United States disappointed in Myanmar decision on two reporters under OSA

United States disappointed in Myanmar decision on two reporters under OSA

United States disappointed in Myanmar decision on two reporters under OSA

"We view this as a wholly unwarranted, blatant attack on press freedom", said Reuters Editor-in-Chief Stephen J. Adler.

Wa Lone and Kyaw Soe Oo, who have both been covering the crisis in Rakhine State for Reuters, were arrested on December 12 after meeting with police officers in Yangon.

Their families have suggested the pair were set up, saying the arrests took place immediately after leaving the restaurant where they dined with the two policemen.

Over 656,000 Rohingya refugees, mostly children and women, have fled Bangladesh since Aug 25, when Myanmar's forces launched a crackdown on the minority Muslim community in Rakhine state, according to the UN.

Before a Yangon district judge Wednesday, government prosecutors sought charges against the journalists under Section 3.1 (C) of the Official Secrets Act, a 1923 law made to deter espionage against British colonial rule.

The section punishes anyone who "obtains, collects, records or publishes. any official document or information" which could be "useful to an enemy".

In a report released in November, Fortify Rights and the United States Holocaust Memorial Museum found "mounting evidence" of the crime of genocide by state security forces against Rohingya in Rakhine State and documented information about mass graves. An information ministry bulletin at the time of their arrest said they had "illegally acquired information with the intention to share it with foreign media".

"We applied for bail but the prosecutors rejected it", the journalists' lawyer Khin Maung Zaw told AFP. The court took it under consideration and will decide at the next hearing on January 23, he said. When they went outside, seven police surrounded them and arrested them.

About 30 journalists were outside the court, most dressed in black as a sign of protest against the arrest of the pair.

The same month as their release, prominent journalist Ko Swe Win was arrested at Yangon Airport on suspicion of violating the notorious clause 66 (d) of the Telecommunications Act, which covers online defamation, for a Facebook post deemed critical of nationalist monk U Wirathu.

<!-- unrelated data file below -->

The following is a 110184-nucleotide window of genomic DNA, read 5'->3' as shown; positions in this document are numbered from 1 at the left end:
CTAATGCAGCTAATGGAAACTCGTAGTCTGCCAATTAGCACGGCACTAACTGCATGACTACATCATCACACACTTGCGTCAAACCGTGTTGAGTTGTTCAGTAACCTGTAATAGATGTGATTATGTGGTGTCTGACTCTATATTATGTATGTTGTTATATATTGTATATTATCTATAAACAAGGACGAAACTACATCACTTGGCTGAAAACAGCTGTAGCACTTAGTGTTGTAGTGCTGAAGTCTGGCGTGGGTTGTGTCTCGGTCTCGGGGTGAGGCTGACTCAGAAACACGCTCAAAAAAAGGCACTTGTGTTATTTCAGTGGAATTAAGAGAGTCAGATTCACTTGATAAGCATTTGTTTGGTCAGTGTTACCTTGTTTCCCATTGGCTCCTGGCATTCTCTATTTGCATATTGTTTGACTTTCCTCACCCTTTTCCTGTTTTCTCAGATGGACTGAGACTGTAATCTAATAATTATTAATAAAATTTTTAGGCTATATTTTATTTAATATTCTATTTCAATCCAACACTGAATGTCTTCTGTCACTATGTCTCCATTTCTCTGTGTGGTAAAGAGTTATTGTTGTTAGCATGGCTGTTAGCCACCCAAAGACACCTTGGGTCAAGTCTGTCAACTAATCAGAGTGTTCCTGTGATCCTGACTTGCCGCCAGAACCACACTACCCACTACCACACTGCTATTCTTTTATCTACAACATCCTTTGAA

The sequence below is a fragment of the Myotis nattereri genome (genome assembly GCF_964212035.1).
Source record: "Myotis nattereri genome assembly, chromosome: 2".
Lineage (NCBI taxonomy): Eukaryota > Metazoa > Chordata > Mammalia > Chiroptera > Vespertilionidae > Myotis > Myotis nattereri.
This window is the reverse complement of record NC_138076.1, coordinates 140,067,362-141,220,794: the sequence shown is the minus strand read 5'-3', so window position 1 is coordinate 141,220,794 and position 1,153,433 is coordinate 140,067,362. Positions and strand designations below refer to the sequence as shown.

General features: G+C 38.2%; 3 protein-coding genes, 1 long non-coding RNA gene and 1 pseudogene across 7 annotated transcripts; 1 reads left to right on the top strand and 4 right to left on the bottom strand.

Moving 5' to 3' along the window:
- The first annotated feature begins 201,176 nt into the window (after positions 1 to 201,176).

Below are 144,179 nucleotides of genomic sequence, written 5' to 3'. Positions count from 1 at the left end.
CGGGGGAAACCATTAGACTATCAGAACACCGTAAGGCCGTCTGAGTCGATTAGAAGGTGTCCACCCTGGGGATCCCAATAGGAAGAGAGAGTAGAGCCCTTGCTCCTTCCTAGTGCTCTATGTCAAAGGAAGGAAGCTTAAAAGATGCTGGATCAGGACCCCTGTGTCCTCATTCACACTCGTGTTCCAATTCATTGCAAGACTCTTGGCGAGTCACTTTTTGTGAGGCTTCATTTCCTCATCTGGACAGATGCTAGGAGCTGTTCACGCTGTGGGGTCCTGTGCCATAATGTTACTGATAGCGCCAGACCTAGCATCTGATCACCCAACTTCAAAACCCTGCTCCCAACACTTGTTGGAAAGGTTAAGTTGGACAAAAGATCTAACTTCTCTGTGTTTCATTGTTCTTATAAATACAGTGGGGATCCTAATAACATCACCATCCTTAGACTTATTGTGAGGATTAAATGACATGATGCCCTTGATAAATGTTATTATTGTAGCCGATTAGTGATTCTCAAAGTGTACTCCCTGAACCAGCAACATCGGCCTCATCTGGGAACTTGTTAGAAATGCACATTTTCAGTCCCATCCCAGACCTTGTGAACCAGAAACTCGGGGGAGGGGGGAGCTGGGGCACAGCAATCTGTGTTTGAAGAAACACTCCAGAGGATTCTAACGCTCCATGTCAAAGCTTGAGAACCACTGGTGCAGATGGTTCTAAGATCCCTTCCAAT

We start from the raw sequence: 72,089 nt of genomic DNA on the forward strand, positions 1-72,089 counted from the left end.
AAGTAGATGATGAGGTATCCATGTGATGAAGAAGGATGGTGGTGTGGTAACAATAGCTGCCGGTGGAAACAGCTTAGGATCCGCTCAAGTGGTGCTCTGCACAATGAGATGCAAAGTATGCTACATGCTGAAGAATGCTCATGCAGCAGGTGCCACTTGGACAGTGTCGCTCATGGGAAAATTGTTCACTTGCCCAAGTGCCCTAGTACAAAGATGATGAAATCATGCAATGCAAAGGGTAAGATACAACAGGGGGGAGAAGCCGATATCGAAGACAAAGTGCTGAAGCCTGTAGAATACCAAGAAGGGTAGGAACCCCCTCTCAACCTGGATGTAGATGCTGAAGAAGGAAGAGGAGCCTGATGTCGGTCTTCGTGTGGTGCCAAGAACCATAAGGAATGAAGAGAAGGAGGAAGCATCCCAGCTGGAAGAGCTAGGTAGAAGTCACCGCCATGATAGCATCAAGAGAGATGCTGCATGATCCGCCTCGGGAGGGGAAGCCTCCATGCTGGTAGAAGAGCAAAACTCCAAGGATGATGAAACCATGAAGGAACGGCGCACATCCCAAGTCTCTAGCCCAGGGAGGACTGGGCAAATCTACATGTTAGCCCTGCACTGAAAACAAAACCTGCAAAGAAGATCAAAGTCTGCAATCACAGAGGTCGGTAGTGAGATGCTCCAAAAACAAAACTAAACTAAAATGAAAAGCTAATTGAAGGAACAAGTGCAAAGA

In all cases, after protracted trials, charges were eventually dropped, indicating a pattern that many hope will hold for Wa Lone and Kyaw Soe Oo.

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Hours later, however, Franklin was told the neighborhood might be in danger and was being evacuated. Franklin said he and his girlfriend looked at each other and "just sat there, speechless".

His colleague Wa Lone said his wife was pregnant, adding: "I'm trying to be strong".

The defence lawyer for two Reuters journalists facing lengthy prison terms has disputed the prosecution's version of events leading up to their arrest.

Emotive scenes gripped the Yangon courthouse with the journalists' family members in tears and the reporters issuing desperate pleas before being led back to detention.

A spokesman for the military was not available for comment.

United Nations Secretary General António Guterres, United States Secretary of State Rex Tillerson, and other government officials internationally have also called for the release of Wa Lone and Kyaw Soe Oo.

Observers from the United Nations and from several embassies, including the Netherlands, Australia and Britain were at the court.

The U.S. said it was "deeply disappointed" by Myanmar's decision to pursue charges. The same month, three journalists from local outlets, The Irrawaddy and Democratic Voice of Burma, were arrested for making contact with an ethnic armed group in Shan State. "We call for their immediate release", it said in a statement.

Human rights group Amnesty International also called for their immediate release and for freedom of speech to be respected. Authorities have largely banned media from the conflict zone.

Former US president Bill Clinton has urged that the journalists be freed immediately.

Ever since the Rohingya refugee exodus began in late August, journalists have been systematically denied access to the region, an issue that RSF raised with Myanmar's leader, Aung San Suu Kyi, in September.

Suu Kyi won a 2015 election and formed a government in early 2016, although she is barred by the constitution from becoming president.

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